Herbert, legislative leaders agree state can ban target shooting to prevent fires
Gov. calls the legal situation 'complicated'
Read more: Firework restrictions throughout Utah
SALT LAKE CITY — Gov. Gary Herbert said Monday the state forester has the power to ban target shooting in unincorporated areas of the state where fire danger is high and will work with local authorities to start putting restrictions in place.
The governor's announcement came after a 1½-hour, closed-door meeting with legislative leaders and a number of attorneys over whether a special session was needed to put a stop to target shooting in the wake of hundreds of fires.
Neither Senate President Michael Waddoups, R-Taylorsville, nor House Speaker Becky Lockhart, R-Provo, appeared to have any interest in changing the law to restrict target shooting, but both agreed it could be handled by state Forester Dick Buehler.
The governor had suggested earlier Monday he may well have the ability to ban fireworks and target shooting throughout the state, but said after the meeting with legislative leaders he didn't want to have that theory tested in court.
Herbert called the legal situation "complicated" at a hastily called 6 p.m. news conference.
"None of us were into a blanket, one-size-fits-all approach," the governor said.
"We're not interested in blanket bans. We're not interested in any way in limiting people's 2nd Amendment right to carry firearms in their own interest," the speaker said.
Waddoups said he had "total confidence" nobody's rights were being infringed upon by the decision.
"We're not trying to take away peoples' right to enjoy the holidays," he said, or their right to use firearms for self-defense or hunting.
The state forester has already implemented a ban on fireworks throughout the state in unincorporated areas. The areas where target shooting is banned, however, may be more limited.
Buehler said he would be "prudent" in issuing restrictions, even though the state "is experiencing the worst fire conditions in memory right now," already setting a record for the number of federal assistance grants for fighting blazes.
At least one recent fire was believed to have been started by target shooters, but the so-called "Dump Fire" was apparently sparked within an incorporated area. Herbert said it is up to local governments to place any restrictions on target shooting within their limits.
Earlier Monday, the governor told the Deseret News something needed to be done. He first broached the idea last week of calling a special legislative session to give local law enforcement the power to ban target shooting.
"Clearly, I think there's a need just for public safety purposes to either have the governor be able to do that, to declare an emergency situation, to maybe have a little more carte blanche ability to set parameters on firearms and fireworks," Herbert said. "If not, there's certainly the local control."
Waddoups had already questioned last week whether changing the law was needed and suggested the executive branch already had the necessary authority.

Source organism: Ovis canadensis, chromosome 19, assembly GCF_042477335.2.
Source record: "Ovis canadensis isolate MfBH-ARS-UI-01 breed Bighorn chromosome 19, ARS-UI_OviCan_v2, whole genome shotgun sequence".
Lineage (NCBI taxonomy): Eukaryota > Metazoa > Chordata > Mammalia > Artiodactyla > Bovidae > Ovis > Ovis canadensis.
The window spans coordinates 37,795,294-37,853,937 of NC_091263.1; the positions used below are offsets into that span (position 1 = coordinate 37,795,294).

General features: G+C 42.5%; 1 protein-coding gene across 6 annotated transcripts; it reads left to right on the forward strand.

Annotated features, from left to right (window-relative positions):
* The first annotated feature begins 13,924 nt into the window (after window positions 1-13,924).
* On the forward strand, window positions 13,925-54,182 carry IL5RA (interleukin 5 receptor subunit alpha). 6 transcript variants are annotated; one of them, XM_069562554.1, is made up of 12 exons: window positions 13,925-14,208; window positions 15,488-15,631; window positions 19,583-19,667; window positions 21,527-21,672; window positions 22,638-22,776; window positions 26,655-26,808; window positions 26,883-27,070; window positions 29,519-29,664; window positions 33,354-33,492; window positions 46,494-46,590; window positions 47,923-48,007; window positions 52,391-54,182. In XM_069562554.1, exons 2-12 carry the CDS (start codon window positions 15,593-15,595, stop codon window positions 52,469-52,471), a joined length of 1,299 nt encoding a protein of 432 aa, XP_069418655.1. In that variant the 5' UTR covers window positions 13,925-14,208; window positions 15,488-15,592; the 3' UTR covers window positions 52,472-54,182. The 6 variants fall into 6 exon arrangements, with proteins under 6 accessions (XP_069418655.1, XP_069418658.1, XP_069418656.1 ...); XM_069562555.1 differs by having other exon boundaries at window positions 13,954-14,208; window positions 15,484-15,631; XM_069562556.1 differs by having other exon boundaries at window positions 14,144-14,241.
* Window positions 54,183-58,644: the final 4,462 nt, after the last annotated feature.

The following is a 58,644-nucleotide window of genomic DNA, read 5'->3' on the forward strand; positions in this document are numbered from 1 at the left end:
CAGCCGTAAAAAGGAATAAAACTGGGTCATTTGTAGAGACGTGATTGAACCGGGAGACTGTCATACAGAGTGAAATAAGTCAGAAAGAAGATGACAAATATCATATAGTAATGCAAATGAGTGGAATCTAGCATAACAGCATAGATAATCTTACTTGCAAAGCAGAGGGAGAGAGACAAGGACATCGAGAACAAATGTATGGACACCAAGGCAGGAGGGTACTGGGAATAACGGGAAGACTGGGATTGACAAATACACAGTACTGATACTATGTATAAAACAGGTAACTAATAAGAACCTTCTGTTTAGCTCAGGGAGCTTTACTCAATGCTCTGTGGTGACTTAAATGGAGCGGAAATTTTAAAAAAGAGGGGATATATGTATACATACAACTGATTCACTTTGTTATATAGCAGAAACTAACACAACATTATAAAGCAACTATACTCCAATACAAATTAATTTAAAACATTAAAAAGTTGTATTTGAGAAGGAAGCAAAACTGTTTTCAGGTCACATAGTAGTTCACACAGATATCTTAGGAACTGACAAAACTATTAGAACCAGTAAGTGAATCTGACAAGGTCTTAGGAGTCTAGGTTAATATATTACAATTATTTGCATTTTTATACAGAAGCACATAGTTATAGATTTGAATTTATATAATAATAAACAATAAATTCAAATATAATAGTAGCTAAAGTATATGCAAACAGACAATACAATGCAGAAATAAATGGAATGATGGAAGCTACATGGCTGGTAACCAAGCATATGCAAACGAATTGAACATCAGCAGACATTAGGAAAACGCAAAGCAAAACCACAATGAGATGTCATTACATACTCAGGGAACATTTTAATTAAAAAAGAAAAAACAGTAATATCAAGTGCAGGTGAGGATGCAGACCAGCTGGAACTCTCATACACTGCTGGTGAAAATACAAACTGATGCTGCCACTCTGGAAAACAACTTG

"It's campaign season," the senate president said when asked why a special session was being discussed.
He said some senators have already expressed concern that local law enforcement authorities could abuse the power to restrict gun use.
"As soon as you do it, somebody may carry it to extreme," Waddoups said.
A group affiliated with the national progressive organization MoveOn.org is gathering signatures online on a petition calling for Herbert to ban fireworks.
"How much of our state do we have to watch burn before seeing a 'ban' on fireworks? The governor has currently issued a ban on Utah state lands. This does not go far enough and leaves too much confusion as to where fireworks can or can't be used," the petition states. "We should not be using any fireworks anywhere in Utah, period."
The SignOn.org site reports that more than 4,500 people have added their names to the petition, which is scheduled to be delivered Tuesday to the governor.
Petition organizer Tom Mills said he's frustrated by "a combination of how extreme our fire danger is and the fact that we're relying on the common sense of the average individual."
A landscape photographer from South Salt Lake, Mills said he's not opposed to fireworks.
"I love to be oohed and ahhed by pretty colors just as much as the next person," he said.
Herbert's reaction to the petition was that the state is not going to overreact to the fires.
"What we don't want to do is be like Congress," he said. "Congress is good at doing two things. One is nothing, and two is overreact. We don’t want to do that. Again, we want to do what is appropriate, measured and thoughtful. That's what we're doing. We're not going to overreact on that."
The governor said fireworks are already banned outside of local entities, many of which have their own restrictions.
"We can meet together and pass law after law after law. But you can't pass a law that outlaws stupid. We have foolish behavior going on out there," he said, calling again on Utahns to use common sense to prevent fires.
"We shouldn't say, 'Gee, is there a law against me parking my car over some dry weeds and maybe touching off a fire?' … Most fires are caused by foolish behaviors by us humans," Herbert said. "You can't have a law that covers everything."
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